Prof. Moure-Eraso Shares Root Causes of Industrial Chemical Explosions
By Karen Angelo
When Emeritus Prof. Rafael Moure-Eraso began his post as chair of the U.S. Chemical Safety Board (CSB) in June 2010, one of his first tasks was to release findings at a public meeting about the Kleen Energy natural gas explosion that killed six workers in Middletown, Conn.
He was back on campus in January for The New England Consortium's advisory board meeting, reporting on how CSB’s investigations into the root causes of industrial accidents are leading to improvements that will protect workers and the public. The board does not issue fines or citations, but does make recommendations to plants, regulatory agencies, industry organizations and labor groups. The Kleen Energy investigation is one of many examples that have led to specific actions to protect the public.
During his presentation, Moure-Eraso showed a video that reenacted, through animation, how the deadly blast occurred. For two days, the company released a large quantity of natural gas to clean debris from pipes, a technique called “gas blows.” The natural gas found an ignition source and exploded, fatally killing six workers.
“Based on the CSB’s investigation, the governor of Connecticut issued an Executive Order to prohibit gas blows, and the National Fire Protection Agency enacted emergency code changes,” said Moure-Eraso who is one and a half years into his five-year presidential- appointed position.
The Perfect Background for the Perfect Job
President Obama nominated Moure-Eraso Chair of U.S. Chemical Safety Board in March 2010 and the U.S. Senate confirmed his appointment in June 2010. The position validates his life’s work protecting the health and safety of workers.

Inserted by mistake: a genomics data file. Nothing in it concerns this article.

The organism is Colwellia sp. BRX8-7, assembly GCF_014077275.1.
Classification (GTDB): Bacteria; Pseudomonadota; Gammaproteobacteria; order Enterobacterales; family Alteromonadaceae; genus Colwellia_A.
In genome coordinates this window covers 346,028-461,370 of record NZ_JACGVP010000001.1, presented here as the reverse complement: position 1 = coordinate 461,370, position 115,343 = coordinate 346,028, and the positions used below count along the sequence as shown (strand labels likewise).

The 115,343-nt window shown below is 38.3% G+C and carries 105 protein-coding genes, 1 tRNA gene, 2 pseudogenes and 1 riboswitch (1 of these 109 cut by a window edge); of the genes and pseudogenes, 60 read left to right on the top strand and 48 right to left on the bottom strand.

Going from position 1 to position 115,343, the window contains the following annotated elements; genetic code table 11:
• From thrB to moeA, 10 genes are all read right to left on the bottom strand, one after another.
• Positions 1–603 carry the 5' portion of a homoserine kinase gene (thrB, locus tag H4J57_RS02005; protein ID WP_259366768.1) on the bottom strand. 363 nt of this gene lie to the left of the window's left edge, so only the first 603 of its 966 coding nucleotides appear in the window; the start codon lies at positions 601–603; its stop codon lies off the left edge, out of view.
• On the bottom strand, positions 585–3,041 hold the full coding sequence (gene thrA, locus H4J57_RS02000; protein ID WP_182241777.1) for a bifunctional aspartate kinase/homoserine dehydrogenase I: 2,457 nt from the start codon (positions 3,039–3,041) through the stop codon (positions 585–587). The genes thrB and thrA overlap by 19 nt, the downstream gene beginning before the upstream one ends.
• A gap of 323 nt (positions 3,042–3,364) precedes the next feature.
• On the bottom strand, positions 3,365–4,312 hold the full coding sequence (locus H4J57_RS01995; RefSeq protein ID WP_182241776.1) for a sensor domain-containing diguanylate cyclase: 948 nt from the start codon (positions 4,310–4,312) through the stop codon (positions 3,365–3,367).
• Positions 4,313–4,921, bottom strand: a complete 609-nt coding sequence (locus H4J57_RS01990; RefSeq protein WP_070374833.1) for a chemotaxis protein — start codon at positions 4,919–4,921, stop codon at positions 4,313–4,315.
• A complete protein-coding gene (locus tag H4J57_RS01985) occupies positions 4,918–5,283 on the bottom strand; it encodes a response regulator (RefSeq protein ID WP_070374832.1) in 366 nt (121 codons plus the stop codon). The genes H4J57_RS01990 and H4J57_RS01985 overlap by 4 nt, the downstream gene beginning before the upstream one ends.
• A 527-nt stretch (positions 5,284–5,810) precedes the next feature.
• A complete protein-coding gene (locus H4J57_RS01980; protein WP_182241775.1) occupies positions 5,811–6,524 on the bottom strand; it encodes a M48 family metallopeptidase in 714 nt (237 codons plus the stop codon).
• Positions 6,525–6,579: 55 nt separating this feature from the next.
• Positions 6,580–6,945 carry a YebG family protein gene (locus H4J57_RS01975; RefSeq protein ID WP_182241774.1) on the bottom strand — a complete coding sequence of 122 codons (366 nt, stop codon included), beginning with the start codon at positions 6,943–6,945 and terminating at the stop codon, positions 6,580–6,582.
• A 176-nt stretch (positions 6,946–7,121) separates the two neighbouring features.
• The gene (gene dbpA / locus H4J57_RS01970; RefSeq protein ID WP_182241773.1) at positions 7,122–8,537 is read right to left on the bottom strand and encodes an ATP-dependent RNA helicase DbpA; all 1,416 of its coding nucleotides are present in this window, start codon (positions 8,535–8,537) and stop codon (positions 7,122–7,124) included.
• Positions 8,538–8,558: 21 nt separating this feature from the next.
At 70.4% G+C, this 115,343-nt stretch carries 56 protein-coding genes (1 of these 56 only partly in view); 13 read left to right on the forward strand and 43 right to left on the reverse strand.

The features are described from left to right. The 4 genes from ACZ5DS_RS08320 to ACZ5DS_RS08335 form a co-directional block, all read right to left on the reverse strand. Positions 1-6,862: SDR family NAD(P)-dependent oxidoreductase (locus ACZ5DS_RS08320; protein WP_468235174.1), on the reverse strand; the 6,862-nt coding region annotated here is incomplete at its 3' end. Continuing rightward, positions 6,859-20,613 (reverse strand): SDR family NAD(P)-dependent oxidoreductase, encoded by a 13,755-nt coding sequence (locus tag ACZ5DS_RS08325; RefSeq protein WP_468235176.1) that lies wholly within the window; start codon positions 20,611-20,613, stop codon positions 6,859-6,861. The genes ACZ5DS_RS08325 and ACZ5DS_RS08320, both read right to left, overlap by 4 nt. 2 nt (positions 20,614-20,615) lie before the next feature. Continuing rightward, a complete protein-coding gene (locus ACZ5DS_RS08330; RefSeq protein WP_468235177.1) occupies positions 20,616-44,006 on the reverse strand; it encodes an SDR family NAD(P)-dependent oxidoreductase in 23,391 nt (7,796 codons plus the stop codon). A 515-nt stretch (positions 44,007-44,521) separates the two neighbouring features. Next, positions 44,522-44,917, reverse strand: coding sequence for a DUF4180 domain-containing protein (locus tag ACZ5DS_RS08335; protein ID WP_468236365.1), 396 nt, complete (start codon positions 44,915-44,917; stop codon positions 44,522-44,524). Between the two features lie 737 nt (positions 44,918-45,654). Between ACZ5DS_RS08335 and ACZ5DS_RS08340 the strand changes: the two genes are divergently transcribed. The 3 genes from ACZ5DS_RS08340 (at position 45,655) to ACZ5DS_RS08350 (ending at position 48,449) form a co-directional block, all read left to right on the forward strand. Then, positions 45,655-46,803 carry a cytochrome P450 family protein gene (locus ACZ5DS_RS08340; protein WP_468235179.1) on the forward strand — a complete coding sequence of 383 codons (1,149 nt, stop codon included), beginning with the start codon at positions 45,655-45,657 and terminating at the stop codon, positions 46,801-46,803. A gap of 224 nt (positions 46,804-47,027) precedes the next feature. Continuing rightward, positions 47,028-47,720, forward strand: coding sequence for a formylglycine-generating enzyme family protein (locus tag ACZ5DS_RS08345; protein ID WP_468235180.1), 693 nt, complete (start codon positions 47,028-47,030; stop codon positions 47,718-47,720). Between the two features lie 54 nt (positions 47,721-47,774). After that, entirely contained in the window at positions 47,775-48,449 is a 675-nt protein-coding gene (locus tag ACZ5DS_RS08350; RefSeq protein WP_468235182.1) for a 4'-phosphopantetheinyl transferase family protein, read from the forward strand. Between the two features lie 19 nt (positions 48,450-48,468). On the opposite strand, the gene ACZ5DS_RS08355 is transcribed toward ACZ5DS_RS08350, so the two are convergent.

Moure-Eraso came to UMass Lowell in 1988 as an associate professor in the newly created Work Environment Department. In the 22 years since, he has helped expand the department, which is considered to be the nation’s leading graduate program in designing safe and healthy work standards.
Before joining UMass Lowell, he was a visiting lecturer in occupational health at the Harvard School of Public Health and worked at the U.S. Department of Labor as a special senior adviser on prevention of chemical exposures to the assistant secretary for Occupational Safety and Health. He also served 15 years as an industrial hygienist engineer with the national offices of two international unions – United Automobile Workers and Oil Chemical and Atomic Workers.
He is currently overseeing 14 investigations of chemical accidents, including the BP/Transocean Deepwater Horizon oil rig explosion that killed 11 workers and caused a massive oil spill in the Gulf of Mexico.